Reducing inequality "would probably increase, not reduce, economic growth":
Liberty, Equality, Efficiency, by Paul Krugman, Commentary, NY Times: Most people, if pressed on the subject, would probably agree that extreme income inequality is a bad thing... But what can be done about it?
The standard answer in American politics is, “Not much.” Almost 40 years ago Arthur Okun ... published a classic book titled “Equality and Efficiency: The Big Tradeoff,” arguing that redistributing income from the rich to the poor takes a toll on economic growth. Okun’s book set the terms for almost all the debate that followed: liberals might argue that the efficiency costs of redistribution were small, while conservatives argued that they were large, but everybody knew that doing anything to reduce inequality would have at least some negative impact on G.D.P.
But it appears that what everyone knew isn’t true. Taking action to reduce the extreme inequality of 21st-century America would probably increase, not reduce, economic growth.
Let’s start with the evidence..., does reducing inequality through redistribution hurt economic growth? Not according to two landmark studies by economists at the International Monetary Fund...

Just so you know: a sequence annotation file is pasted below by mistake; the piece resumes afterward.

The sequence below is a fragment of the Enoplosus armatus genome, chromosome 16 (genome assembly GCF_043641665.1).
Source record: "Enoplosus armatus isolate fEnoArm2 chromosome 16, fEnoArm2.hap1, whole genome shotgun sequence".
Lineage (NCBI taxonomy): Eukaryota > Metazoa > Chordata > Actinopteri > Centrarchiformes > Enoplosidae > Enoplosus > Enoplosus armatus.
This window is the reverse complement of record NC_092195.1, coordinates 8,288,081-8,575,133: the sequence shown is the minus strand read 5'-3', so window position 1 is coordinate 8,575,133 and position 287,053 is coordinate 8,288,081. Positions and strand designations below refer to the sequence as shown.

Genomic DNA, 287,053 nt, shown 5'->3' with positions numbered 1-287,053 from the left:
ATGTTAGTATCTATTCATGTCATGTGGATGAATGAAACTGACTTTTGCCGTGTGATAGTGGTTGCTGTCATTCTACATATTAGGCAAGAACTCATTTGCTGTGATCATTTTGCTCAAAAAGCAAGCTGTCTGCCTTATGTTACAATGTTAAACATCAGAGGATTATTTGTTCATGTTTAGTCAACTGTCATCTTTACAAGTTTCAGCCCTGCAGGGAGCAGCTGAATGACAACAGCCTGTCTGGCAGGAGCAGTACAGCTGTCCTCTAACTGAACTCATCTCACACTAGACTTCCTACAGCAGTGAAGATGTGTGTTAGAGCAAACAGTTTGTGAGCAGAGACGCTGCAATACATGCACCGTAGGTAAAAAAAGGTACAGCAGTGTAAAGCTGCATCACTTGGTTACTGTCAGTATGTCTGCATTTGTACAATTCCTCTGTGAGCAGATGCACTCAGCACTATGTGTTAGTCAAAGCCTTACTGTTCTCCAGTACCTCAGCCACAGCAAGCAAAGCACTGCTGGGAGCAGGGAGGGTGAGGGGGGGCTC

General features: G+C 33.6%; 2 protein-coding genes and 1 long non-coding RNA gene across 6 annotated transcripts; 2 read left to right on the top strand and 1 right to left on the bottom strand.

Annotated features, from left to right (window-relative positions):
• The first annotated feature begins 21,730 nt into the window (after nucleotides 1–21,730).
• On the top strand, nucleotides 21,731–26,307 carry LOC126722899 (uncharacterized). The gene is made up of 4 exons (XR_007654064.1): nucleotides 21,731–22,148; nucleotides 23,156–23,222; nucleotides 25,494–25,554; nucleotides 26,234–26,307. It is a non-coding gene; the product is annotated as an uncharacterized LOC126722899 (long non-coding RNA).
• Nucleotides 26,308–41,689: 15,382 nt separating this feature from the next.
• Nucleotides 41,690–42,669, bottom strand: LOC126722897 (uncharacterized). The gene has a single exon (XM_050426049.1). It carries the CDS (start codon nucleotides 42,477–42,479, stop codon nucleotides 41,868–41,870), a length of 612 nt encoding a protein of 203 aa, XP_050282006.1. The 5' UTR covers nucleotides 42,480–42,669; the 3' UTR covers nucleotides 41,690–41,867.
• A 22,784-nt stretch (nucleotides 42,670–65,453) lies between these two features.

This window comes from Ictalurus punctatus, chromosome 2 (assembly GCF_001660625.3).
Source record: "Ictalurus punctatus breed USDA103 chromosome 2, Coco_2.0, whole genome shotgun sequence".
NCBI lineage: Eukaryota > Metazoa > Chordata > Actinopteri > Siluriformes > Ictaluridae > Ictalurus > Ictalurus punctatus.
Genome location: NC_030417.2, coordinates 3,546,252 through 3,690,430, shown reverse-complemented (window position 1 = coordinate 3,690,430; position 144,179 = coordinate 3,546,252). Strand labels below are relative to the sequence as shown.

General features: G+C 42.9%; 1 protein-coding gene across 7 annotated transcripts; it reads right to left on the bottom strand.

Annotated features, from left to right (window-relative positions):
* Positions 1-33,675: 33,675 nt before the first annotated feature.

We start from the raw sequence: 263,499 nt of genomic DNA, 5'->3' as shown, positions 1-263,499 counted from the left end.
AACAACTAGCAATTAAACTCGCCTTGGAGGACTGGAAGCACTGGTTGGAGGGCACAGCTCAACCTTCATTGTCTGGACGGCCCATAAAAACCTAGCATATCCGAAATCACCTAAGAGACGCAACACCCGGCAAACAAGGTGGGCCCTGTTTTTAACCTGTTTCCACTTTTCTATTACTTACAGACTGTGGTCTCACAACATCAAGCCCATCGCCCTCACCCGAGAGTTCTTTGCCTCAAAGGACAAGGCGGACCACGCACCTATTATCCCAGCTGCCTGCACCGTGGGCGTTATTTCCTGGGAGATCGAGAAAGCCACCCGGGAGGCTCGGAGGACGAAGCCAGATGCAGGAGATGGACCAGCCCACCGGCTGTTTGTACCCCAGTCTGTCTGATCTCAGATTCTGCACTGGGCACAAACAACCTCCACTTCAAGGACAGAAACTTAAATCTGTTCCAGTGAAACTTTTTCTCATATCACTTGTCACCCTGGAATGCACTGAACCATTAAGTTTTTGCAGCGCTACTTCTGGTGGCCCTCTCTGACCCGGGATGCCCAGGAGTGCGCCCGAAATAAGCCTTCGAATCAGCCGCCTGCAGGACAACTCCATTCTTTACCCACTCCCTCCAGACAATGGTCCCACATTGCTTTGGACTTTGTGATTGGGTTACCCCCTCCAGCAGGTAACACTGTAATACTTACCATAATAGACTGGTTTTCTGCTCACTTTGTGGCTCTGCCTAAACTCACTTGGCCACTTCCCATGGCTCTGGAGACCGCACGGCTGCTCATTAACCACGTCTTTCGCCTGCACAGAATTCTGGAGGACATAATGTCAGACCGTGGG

In short, Okun’s big trade-off doesn’t seem to be a trade-off at all. ...
At this point someone is sure to say ... that we should seek equality of opportunity, not equality of outcomes. That may sound good...; but for those with any reality sense, it’s a cruel joke. Almost 40 percent of American children live in poverty or near-poverty. Do you really think they have the same access to education and jobs as the children of the affluent?
In fact, low-income children are much less likely to complete college than their affluent counterparts, with the gap widening rapidly. And this isn’t just bad for those unlucky enough to be born to the wrong parents; it represents a huge and growing waste of human potential — a waste that surely acts as a powerful if invisible drag on economic growth.
Now, I don’t want to claim that addressing income inequality would help everyone. The very affluent would lose more from higher taxes than they gained from better economic growth. But it’s pretty clear that taking on inequality would be good, not just for the poor, but for the middle class...
In short, what’s good for the 1 percent isn’t good for America. And we don’t have to keep living in a new Gilded Age if we don’t want to.